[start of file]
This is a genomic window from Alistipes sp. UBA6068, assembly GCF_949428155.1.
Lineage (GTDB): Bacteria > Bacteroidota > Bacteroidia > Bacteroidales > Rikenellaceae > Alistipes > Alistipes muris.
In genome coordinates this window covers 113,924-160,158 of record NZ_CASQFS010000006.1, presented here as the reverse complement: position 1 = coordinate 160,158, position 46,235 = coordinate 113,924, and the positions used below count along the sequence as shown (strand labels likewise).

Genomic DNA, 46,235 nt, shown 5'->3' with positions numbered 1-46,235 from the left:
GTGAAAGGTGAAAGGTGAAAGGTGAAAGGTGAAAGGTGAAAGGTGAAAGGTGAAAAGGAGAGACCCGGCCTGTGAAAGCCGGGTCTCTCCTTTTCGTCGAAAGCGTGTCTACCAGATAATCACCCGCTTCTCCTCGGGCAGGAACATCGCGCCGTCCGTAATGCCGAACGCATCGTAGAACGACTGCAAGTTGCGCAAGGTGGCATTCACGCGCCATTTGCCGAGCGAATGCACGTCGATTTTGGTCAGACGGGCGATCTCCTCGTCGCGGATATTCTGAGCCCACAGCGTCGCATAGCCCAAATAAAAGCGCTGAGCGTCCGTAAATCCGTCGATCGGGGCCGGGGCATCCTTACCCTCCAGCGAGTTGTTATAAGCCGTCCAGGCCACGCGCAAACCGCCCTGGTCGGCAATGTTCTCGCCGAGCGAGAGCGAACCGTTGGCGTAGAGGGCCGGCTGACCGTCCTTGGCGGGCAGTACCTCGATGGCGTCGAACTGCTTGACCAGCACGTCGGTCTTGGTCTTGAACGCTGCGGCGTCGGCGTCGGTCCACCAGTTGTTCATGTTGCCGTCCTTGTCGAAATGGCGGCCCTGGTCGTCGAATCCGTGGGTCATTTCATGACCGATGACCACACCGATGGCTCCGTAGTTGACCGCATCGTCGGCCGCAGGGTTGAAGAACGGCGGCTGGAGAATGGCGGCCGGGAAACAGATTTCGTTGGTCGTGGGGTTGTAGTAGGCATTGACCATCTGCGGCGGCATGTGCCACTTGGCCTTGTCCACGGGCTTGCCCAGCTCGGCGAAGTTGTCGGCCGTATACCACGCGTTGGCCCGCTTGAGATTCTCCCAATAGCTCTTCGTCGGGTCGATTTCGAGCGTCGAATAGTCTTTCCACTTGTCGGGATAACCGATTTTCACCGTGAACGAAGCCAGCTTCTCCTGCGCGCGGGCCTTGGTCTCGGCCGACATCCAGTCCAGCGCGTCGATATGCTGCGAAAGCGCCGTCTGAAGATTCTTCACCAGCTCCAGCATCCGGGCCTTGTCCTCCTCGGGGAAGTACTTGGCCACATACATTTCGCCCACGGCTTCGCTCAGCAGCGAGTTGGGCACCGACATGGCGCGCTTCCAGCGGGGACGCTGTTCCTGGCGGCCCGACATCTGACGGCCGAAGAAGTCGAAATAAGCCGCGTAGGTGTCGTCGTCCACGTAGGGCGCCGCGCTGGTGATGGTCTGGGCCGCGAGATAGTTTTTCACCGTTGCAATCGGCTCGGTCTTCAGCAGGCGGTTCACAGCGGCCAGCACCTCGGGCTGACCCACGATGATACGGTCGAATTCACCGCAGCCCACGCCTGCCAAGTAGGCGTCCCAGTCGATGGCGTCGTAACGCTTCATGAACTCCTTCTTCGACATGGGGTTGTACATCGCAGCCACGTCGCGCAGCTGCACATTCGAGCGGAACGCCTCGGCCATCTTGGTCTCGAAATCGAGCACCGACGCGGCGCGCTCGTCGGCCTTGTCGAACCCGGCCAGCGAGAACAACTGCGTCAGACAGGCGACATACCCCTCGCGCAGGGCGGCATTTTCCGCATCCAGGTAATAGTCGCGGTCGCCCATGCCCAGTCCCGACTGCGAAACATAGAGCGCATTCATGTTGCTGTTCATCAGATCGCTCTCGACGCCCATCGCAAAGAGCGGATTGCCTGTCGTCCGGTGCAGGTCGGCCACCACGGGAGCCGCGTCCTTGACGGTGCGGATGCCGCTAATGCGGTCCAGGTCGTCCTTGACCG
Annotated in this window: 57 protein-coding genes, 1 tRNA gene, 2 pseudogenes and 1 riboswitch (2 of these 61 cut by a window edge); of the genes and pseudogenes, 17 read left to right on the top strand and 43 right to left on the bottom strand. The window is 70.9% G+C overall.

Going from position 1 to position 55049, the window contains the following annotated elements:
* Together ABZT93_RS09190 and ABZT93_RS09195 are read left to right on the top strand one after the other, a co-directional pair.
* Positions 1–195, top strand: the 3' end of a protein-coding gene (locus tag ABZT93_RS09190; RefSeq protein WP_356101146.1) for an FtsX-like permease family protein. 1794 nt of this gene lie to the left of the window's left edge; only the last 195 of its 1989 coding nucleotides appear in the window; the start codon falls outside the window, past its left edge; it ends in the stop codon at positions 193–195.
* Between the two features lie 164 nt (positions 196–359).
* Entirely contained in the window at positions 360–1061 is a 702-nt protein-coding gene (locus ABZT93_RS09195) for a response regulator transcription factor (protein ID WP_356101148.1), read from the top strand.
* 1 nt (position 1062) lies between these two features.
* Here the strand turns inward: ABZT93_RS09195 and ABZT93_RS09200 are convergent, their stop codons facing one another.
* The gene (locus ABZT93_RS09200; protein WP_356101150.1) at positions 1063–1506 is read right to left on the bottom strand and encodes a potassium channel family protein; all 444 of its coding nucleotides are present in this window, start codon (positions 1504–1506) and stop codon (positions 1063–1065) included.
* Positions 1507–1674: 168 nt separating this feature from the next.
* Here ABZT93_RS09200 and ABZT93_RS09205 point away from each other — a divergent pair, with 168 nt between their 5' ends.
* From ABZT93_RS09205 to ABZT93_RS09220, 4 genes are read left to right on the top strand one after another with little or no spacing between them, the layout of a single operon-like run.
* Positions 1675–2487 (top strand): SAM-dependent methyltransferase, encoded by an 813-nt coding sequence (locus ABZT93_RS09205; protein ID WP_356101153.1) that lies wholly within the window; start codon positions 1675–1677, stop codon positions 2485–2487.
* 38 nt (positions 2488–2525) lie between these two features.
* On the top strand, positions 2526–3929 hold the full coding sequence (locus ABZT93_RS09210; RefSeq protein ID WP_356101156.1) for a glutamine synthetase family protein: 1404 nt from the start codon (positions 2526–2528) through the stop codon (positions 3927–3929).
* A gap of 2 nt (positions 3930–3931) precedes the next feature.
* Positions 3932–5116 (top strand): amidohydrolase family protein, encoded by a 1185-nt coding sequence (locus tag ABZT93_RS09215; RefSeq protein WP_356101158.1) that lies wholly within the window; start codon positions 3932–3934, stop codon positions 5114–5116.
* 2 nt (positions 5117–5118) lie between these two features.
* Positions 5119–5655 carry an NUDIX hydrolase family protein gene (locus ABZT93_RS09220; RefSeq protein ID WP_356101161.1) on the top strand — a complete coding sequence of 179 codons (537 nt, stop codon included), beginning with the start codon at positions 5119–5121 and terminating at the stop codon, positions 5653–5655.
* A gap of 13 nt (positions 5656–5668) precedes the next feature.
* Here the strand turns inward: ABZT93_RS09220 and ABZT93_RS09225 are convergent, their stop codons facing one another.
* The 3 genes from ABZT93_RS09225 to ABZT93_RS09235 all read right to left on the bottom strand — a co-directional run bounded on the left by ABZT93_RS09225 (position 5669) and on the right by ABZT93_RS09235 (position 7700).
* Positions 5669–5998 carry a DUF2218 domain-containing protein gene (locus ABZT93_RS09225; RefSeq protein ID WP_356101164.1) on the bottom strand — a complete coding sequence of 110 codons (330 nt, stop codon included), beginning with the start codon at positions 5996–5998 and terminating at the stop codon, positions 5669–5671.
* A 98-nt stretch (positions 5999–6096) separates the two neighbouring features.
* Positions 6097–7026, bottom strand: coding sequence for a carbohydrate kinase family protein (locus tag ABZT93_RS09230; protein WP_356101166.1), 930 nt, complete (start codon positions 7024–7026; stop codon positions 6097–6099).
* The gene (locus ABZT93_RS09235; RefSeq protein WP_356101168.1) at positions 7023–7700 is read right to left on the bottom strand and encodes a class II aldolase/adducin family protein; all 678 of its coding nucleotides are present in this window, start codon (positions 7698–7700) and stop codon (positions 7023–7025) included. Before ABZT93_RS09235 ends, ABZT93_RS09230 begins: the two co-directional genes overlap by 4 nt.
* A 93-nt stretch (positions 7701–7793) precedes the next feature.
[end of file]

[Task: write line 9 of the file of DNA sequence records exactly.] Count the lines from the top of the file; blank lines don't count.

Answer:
* Positions 1–195, top strand: the 3' end of a protein-coding gene (locus tag ABZT93_RS09190; RefSeq protein WP_356101146.1) for an FtsX-like permease family protein. 1794 nt of this gene lie to the left of the window's left edge; only the last 195 of its 1989 coding nucleotides appear in the window; the start codon falls outside the window, past its left edge; it ends in the stop codon at positions 193–195.